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Who masterminded Dunkirk?

Who masterminded Dunkirk?

World War 2

After Germany invaded France in May 1940, they advanced rapidly through the country and pushed the Allied forces, composed mainly of British, French, and Belgian troops, towards the English Channel.

As the German army approached the Channel, the Allied soldiers were pushed back to the coast and became trapped in a small pocket around the port city of Dunkirk.

The German army then began to attack the pocket, causing widespread panic and chaos among the Allied soldiers.


Despite their numerical superiority, the German army was unable to deliver a decisive blow to the trapped Allied soldiers due to the difficult terrain and the fierce resistance put up by the defenders.

The situation was further complicated by the lack of a clear evacuation plan for the trapped soldiers. The British government ordered the evacuation of as many soldiers as possible using any available vessels, including civilian boats. Over the course of several days, hundreds of thousands of Allied soldiers were evacuated from the beach at Dunkirk, with the last soldiers departing on June 4th, 1940.

Who masterminded the escape?

In addition to Dunkirk Royal Navy Admiral Bertram Ramsay is also an unsung hero of the Allied invasion of Normandy!

Ramsay in 1944
Royal Navy official photographer, Ware C J (Lt) – 

Why Was The Royal Navy’s 12″/50 Battleship Gun Inferior to Germany’s?

Ramsay served as the Allied Naval Commander-in-Chief, Expeditionary Force (ANCXF) for Operation Neptune. The entire D-Day Invasion became known as Operation Overlord; the naval portion was known as Operation Neptune.

Ramsay, Ike, and Montgomery

Admiral Bert Ramsey

Admiral Sir Bertram Ramsay was a leader very much like General Eisenhower vein: a supreme organizer rather than a seagoing commander, directing operations from a headquarters rather than an admiral’s bridge. He was also the person behind not one but two of the greatest naval operations ever mounted. A quiet, stoic, modest person, he demanded much of his staff and himself. His attention to detail was legendary, howere he also was willing to delegate to and supervise the work of junior officers around him.

Born in London in 1883, Ramsay joined the Royal Navy in 1898 at the age of 15. He quickly rose through the ranks, earning a reputation as a skilled and innovative officer. During World War I, he commanded a monitor which help keep the German Navy out of the English channel and allow the free flow of supplies from England to the Continent.

Promoted in 1917 to the command of a destroyer which took part on a raid on a German port where he became recognized for his heroism.

Admiral Bertram Ramsay’s leadership and strategic planning skills became demonstrated during the Dunkirk evacuation in 1940.

Known as Operation Dynamo, Ramsay received appointment as the Naval Commander-in-Chief responsible for the safe evacuation of over 338,000 Allied soldiers trapped on the beaches of Dunkirk. Despite the difficult circumstances, Ramsay’s coordination of the naval operations allowed for the successful evacuation of the British Expeditionary Force and enabled them to fight another day. Ramsay’s leadership during the Dunkirk evacuation showed his ability to remain calm under pressure. In addition, to think strategically in times of crisis. He became a favorite of Prime Minister Winston Churchill for his efforts.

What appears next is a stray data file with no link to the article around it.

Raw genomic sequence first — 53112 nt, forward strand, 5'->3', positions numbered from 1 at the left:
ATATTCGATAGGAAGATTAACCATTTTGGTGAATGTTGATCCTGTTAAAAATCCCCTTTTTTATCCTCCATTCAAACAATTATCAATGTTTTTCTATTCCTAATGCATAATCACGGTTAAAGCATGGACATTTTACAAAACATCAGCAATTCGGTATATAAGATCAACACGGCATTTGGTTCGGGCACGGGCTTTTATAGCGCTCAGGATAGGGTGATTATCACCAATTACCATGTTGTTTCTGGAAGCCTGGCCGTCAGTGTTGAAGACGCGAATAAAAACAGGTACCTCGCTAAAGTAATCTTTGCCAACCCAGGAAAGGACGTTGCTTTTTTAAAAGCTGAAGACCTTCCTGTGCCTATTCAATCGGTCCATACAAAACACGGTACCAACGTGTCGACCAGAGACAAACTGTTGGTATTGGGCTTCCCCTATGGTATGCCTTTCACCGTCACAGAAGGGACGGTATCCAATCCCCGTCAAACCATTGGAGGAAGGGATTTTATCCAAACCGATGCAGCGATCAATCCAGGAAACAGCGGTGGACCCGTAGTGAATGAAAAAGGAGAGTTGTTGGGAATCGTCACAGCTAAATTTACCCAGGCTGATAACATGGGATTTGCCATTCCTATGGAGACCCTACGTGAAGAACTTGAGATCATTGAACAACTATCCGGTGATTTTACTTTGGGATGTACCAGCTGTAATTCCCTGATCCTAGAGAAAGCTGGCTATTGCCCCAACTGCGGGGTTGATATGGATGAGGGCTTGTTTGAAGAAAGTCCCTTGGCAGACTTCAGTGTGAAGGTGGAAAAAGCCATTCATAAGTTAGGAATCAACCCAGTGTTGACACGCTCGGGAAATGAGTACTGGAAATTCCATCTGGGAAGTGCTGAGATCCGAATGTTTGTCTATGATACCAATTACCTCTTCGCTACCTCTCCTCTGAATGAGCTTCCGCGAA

In 1942, Ramsay was appointed as the Allied Naval Commander for the invasion of North Africa, known as Operation Torch.

A shipment of 116 Supermarine Spitfires sent by sea was assembled in just 11 days at RAF North FrontGibraltar. Many of these Spitfires served with the United States Army Air Forces, including the aircraft in the foreground, EP 365 (308th FS31st Fighter Group).

He was responsible for coordinating the complex naval operations that supported the landings and ensuring that the troops received the supplies and reinforcements they needed to succeed. Ramsay’s experience in North Africa proved invaluable when he became appointed as the Allied Naval Commander-in-Chief Expeditionary Force (ANCXF) for the Invasion of Normandy in 1944.

Furthermore, no British officer got along better with the Americans and Eisenhower in particular than Ramsay.

He oversaw the planning and execution of the naval operations (Operation Neptune) that supported the D-Day landings, including the transport of troops and equipment across the English Channel. The plan for the naval aspect of D-Day became several inches thick. Moreover, the movement of 2,468 landing craft; 1,656 minor craft; 1,213 warships. Including 6 battleships, 23 cruisers, 81 destroyers, additionally 247 minesweepers. All had to become carefully coordinated and synchronized!

D-Day : The Full Account

Ramsay decided that the pre-invasion bombardment would only last 20 minutes in order to maintain the element of surprise. In retrospect, the defenses on Omaha Beach required a more extensive pre-invasion bombardment than 20 minutes.

Admiral Ramsay
Admiral Sir Bertram Ramsay

Sadly, Ramsay did not live to see the end of the war. He died in a plane crash in January 1945, just months before Germany’s surrender.

Admiral Bertram Ramsay played a critical role at Dunkirk, in the D-Day landings and the Allied victory in World War II. His leadership and strategic vision helped to ensure that the landings were successful and that the Allied forces gained a foothold in Europe.

Written by David Fivecoat

Managing Partner of The Five Coat Consulting Group & Former US Army Paratrooper

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